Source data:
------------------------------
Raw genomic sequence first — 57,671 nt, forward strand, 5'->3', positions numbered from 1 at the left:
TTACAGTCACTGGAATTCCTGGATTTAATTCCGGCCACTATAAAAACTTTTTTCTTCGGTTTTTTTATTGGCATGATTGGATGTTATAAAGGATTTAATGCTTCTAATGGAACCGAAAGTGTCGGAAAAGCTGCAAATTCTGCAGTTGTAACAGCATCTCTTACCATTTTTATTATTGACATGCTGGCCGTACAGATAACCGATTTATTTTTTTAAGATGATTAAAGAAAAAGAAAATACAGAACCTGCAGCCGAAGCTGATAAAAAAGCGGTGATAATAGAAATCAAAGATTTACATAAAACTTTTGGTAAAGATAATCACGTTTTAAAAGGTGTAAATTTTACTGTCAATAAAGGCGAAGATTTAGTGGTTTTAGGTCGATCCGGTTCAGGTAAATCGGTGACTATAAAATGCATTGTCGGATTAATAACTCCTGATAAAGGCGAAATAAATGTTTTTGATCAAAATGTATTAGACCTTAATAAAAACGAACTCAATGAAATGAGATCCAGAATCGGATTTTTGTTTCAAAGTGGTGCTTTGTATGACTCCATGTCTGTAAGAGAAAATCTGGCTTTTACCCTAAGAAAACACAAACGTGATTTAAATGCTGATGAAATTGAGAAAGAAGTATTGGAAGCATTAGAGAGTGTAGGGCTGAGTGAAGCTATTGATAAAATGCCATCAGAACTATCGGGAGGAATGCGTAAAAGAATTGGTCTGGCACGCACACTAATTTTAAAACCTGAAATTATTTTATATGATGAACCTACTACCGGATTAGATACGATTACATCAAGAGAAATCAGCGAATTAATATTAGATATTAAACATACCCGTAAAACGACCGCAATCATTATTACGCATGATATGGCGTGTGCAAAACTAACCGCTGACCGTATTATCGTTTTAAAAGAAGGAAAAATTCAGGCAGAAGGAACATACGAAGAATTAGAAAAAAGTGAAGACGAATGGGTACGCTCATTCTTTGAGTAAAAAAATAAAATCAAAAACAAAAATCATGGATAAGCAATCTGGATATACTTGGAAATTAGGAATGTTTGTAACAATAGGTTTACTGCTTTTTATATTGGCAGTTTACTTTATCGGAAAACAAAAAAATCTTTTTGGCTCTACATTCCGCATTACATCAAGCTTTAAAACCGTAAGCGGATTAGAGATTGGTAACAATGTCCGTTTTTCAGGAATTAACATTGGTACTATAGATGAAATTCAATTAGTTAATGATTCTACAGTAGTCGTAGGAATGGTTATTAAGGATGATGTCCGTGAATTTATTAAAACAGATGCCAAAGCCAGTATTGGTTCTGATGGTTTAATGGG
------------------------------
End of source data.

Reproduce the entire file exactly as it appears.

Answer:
Raw genomic sequence first — 57,671 nt, forward strand, 5'->3', positions numbered from 1 at the left:
TTACAGTCACTGGAATTCCTGGATTTAATTCCGGCCACTATAAAAACTTTTTTCTTCGGTTTTTTTATTGGCATGATTGGATGTTATAAAGGATTTAATGCTTCTAATGGAACCGAAAGTGTCGGAAAAGCTGCAAATTCTGCAGTTGTAACAGCATCTCTTACCATTTTTATTATTGACATGCTGGCCGTACAGATAACCGATTTATTTTTTTAAGATGATTAAAGAAAAAGAAAATACAGAACCTGCAGCCGAAGCTGATAAAAAAGCGGTGATAATAGAAATCAAAGATTTACATAAAACTTTTGGTAAAGATAATCACGTTTTAAAAGGTGTAAATTTTACTGTCAATAAAGGCGAAGATTTAGTGGTTTTAGGTCGATCCGGTTCAGGTAAATCGGTGACTATAAAATGCATTGTCGGATTAATAACTCCTGATAAAGGCGAAATAAATGTTTTTGATCAAAATGTATTAGACCTTAATAAAAACGAACTCAATGAAATGAGATCCAGAATCGGATTTTTGTTTCAAAGTGGTGCTTTGTATGACTCCATGTCTGTAAGAGAAAATCTGGCTTTTACCCTAAGAAAACACAAACGTGATTTAAATGCTGATGAAATTGAGAAAGAAGTATTGGAAGCATTAGAGAGTGTAGGGCTGAGTGAAGCTATTGATAAAATGCCATCAGAACTATCGGGAGGAATGCGTAAAAGAATTGGTCTGGCACGCACACTAATTTTAAAACCTGAAATTATTTTATATGATGAACCTACTACCGGATTAGATACGATTACATCAAGAGAAATCAGCGAATTAATATTAGATATTAAACATACCCGTAAAACGACCGCAATCATTATTACGCATGATATGGCGTGTGCAAAACTAACCGCTGACCGTATTATCGTTTTAAAAGAAGGAAAAATTCAGGCAGAAGGAACATACGAAGAATTAGAAAAAAGTGAAGACGAATGGGTACGCTCATTCTTTGAGTAAAAAAATAAAATCAAAAACAAAAATCATGGATAAGCAATCTGGATATACTTGGAAATTAGGAATGTTTGTAACAATAGGTTTACTGCTTTTTATATTGGCAGTTTACTTTATCGGAAAACAAAAAAATCTTTTTGGCTCTACATTCCGCATTACATCAAGCTTTAAAACCGTAAGCGGATTAGAGATTGGTAACAATGTCCGTTTTTCAGGAATTAACATTGGTACTATAGATGAAATTCAATTAGTTAATGATTCTACAGTAGTCGTAGGAATGGTTATTAAGGATGATGTCCGTGAATTTATTAAAACAGATGCCAAAGCCAGTATTGGTTCTGATGGTTTAATGGG